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Lindsey Liss

Lindsey Liss

FEATURES

Chicago's Art World Insiders

By Thomas Connors, Barri Leiner Grant, Tate Gunnerson, Jaclyn Jermyn & Kyle MacMillan

Photos by Frank Ishman

11.30.17

Chicago’s thriving art scene continues to surprise, with artists delving into unexpected mediums, gallerists changing the way collectors buy, and curators and art executives alike bringing new perspectives to the table. Here, a look at the top creative minds and how they are changing the city’s cultural conversation.

LIGHTING IT UP
A neon artist brightens the national scene with work that’s both playful and serious.

You’ll want to look from every angle to fully take in the cunning wordplay and playful politics at work inside the Roscoe Village studio-slash-pop-art fun house of artist Lindsey Liss. A single visit makes you feel like you have been invited to the most exclusive carnival ever assembled, and you are in for a rich ride.

Liss has not only established herself as Chicago’s noteworthy name in neon and lenticulars (a printing process using 3-D technology), but also as part of the national scene. “Delusional,” her submission selected for the Bombay Sapphire Artisan Series at Gallery Guichard, gained extraordinary recognition and the attention of collectors and clients. “Words matter,” says Liss. “We have to choose them carefully.” Liss uses a mishmash of letters from old signs over her prints to turn a phrase on its head. Her upcoming show, PriceLISS, will be on display at Essentia Lincoln Park through the end of the year. A percentage of sales will benefit The Juvenile Diabetes Research Fund and the Three Arts Club. “The works are a celebration of the finer things in life; the things that can’t be bought and sold, only treasured.” 1800 W. Cornelia Ave., Ste. 104 

Lukas Machnik and Lonney White

Lukas Machnik and Lonney White

MODERN MECCA
A creative couple transform an industrial building into a stunning live-work space.

The gritty facade of designer Lukas Machnik and artist Lonney White’s industrial building near Bridgeport is a bit misleading. “When you step inside, it feels like a gallery or a small museum in Europe,” says Machnik, noting that he appreciates large-scale modern furnishings made of raw materials like bronze, concrete and plywood. “Classic minimalist without any frills.”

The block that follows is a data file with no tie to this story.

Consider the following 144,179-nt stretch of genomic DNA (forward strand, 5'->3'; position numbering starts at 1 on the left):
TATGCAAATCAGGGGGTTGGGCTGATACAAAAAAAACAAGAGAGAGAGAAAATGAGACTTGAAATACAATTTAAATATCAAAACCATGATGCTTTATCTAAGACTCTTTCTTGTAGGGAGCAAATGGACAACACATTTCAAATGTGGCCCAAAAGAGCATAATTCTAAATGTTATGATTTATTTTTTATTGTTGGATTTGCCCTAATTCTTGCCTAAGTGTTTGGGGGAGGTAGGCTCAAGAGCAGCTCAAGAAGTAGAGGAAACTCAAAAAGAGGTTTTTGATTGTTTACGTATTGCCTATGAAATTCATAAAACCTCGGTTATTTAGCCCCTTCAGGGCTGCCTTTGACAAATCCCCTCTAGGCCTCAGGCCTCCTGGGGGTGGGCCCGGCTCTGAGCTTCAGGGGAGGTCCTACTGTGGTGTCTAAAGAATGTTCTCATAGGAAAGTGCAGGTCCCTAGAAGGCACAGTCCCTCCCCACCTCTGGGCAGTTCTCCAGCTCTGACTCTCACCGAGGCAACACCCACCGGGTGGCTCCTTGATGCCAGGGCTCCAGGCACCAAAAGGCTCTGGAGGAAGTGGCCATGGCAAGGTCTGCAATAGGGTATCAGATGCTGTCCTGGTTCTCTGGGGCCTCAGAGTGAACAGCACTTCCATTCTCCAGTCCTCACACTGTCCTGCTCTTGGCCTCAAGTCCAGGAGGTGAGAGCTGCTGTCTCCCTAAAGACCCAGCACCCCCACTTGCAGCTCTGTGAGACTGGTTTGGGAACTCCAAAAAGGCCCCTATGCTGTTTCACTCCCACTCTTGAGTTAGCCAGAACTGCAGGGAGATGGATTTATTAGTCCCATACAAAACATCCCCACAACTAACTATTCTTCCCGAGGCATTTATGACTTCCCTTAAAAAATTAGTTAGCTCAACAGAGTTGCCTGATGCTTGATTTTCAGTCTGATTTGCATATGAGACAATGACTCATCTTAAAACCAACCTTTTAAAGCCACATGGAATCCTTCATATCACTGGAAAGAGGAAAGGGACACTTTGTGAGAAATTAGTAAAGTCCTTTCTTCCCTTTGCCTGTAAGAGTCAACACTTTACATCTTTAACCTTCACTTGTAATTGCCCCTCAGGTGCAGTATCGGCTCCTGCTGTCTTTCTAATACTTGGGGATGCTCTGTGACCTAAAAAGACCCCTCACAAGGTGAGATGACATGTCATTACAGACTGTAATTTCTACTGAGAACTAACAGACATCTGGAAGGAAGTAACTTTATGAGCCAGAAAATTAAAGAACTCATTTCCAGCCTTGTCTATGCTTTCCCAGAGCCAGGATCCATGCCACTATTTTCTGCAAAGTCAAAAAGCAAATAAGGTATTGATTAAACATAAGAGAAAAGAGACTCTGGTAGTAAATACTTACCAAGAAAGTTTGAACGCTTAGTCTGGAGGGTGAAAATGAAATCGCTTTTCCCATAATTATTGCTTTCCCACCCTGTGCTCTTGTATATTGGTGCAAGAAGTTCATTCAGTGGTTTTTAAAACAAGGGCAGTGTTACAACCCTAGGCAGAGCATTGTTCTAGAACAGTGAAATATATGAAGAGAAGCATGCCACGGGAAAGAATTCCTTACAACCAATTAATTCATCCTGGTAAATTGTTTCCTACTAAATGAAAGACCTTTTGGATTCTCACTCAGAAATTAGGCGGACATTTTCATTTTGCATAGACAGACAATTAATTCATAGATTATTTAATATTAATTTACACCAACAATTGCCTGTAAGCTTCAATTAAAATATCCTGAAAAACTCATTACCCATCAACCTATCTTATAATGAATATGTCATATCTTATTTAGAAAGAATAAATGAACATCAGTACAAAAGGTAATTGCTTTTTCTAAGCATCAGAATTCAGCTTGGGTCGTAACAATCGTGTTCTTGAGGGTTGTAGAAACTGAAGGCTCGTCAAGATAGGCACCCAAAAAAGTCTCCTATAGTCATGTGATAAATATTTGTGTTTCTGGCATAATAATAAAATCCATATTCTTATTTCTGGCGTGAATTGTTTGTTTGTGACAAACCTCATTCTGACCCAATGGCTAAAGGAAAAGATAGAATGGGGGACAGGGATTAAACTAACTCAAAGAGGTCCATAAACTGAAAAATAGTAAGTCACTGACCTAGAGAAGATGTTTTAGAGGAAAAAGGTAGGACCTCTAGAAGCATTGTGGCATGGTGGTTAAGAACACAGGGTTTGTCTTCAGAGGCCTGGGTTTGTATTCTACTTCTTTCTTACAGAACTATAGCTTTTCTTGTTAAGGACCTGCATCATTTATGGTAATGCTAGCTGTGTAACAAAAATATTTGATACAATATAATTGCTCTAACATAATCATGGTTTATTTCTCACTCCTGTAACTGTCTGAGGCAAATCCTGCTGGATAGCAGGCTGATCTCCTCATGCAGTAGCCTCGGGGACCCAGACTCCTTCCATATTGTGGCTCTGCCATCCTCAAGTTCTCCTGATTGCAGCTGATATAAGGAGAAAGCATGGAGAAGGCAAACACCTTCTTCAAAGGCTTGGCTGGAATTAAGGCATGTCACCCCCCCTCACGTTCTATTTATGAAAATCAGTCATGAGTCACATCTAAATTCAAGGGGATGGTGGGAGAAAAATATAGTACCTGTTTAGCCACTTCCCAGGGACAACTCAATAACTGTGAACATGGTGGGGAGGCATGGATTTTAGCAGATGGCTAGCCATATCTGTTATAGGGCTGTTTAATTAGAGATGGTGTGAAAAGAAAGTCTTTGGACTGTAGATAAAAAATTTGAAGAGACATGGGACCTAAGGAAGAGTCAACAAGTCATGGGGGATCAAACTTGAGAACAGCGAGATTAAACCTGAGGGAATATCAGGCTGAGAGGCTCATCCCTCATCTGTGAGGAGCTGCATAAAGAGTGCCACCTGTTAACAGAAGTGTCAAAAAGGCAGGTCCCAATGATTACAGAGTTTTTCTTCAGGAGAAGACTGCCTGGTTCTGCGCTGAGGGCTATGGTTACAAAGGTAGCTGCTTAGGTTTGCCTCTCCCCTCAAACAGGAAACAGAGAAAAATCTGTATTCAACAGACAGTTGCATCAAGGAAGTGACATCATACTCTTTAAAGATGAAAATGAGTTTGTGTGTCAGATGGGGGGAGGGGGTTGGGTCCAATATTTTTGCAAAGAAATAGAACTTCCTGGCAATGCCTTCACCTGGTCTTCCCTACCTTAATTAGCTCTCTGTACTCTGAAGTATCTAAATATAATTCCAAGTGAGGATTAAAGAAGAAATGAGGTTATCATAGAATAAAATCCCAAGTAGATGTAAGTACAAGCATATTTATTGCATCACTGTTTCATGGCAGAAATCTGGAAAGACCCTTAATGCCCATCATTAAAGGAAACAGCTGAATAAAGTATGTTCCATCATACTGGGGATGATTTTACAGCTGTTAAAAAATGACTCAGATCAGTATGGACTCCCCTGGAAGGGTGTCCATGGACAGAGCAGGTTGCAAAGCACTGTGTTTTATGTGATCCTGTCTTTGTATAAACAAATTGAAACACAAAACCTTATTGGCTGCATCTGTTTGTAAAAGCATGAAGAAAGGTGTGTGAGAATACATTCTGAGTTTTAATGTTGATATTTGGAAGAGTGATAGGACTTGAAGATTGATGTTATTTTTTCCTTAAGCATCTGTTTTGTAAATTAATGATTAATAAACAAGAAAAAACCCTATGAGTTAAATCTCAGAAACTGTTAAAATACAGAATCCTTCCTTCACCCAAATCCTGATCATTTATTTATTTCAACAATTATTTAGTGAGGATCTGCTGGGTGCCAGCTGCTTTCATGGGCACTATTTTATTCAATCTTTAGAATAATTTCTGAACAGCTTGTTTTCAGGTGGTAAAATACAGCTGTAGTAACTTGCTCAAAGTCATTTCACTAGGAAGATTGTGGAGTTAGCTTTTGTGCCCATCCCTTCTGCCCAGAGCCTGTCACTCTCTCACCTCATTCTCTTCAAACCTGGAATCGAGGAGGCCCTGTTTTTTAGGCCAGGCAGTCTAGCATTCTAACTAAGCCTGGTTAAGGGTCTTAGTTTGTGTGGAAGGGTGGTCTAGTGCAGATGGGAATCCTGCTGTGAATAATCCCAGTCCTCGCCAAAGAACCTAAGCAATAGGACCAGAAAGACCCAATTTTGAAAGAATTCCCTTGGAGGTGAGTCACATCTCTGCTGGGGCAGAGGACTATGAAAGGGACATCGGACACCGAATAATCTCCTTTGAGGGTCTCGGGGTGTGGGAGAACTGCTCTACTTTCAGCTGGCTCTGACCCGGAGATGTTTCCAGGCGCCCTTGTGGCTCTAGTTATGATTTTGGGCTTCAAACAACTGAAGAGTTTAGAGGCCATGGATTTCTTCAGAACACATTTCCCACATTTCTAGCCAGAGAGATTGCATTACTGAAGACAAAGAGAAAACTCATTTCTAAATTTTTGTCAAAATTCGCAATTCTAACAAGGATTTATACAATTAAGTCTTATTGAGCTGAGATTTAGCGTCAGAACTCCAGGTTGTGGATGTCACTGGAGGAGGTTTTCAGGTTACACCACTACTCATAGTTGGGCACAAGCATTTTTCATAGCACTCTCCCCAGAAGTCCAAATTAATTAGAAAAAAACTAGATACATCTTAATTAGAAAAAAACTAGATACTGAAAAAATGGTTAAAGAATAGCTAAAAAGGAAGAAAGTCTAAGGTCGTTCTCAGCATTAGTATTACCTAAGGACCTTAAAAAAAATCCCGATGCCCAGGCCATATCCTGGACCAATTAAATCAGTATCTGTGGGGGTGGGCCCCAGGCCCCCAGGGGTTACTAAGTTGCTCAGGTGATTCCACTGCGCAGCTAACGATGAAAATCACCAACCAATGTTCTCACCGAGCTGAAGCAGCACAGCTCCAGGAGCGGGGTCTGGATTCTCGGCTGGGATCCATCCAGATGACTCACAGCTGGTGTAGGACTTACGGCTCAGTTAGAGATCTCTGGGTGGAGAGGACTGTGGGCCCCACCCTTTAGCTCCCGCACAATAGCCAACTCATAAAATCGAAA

The stark white 7,700-square-foot interior houses not only the couple’s dwelling, but also Machnik’s workspace, White’s art studio, and a gallery and showroom, where their work is displayed alongside that of local and internationally renowned artists. “It’s about curating a space versus decorating for comfort,” says White, whose encaustic artwork is represented by Holly Hunt and sold to private collectors internationally. “It’s a way for us to live with the pieces. There’s a constant rotation.”

The couple recently hosted a dinner for 50 people in collaboration with Carpenters Workshop Gallery, a contemporary gallery with outposts in London, Paris and New York—the first of many planned events for the coming year. “We sometimes don’t leave for days because everybody comes here,” Machnik says. “This building is very alive, and that was part of the program—to be a mecca for design and art.”  

Deana Haggag

Deana Haggag

BRIGHT VISION
This former curator promotes artists in her prominent new nonprofit post.

Taking over as president and CEO of United States Artists two weeks after the inauguration of a president who has called for elimination of the National Endowment of the Arts might seem like bad timing. But Deana Haggag saw it as just the opposite. “It just continues to prove to us that our work matters,” says the rising star, who has been showcased in Vogue. The Chicago-based nonprofit distributes unrestricted $50,000 fellowships each year to some of the country’s most accomplished artists in dance, architecture, music, theater and other art forms.

After serving four years as executive director of The Contemporary, a nomadic art museum in Baltimore, the 30-year-old Brooklyn native was ready for something different. She sought a job with a more national scope—one directly connected with helping working artists. As an Egyptian-American Muslim, she was particularly impressed with the extraordinary diversity of her new organization’s honorees. “USA felt like the conversation almost didn’t even need to be happening,” she said. “The people they were funding were from all over the country—every age, race, gender identity and socio-economic status. I was really compelled by that and really eager to work with them.”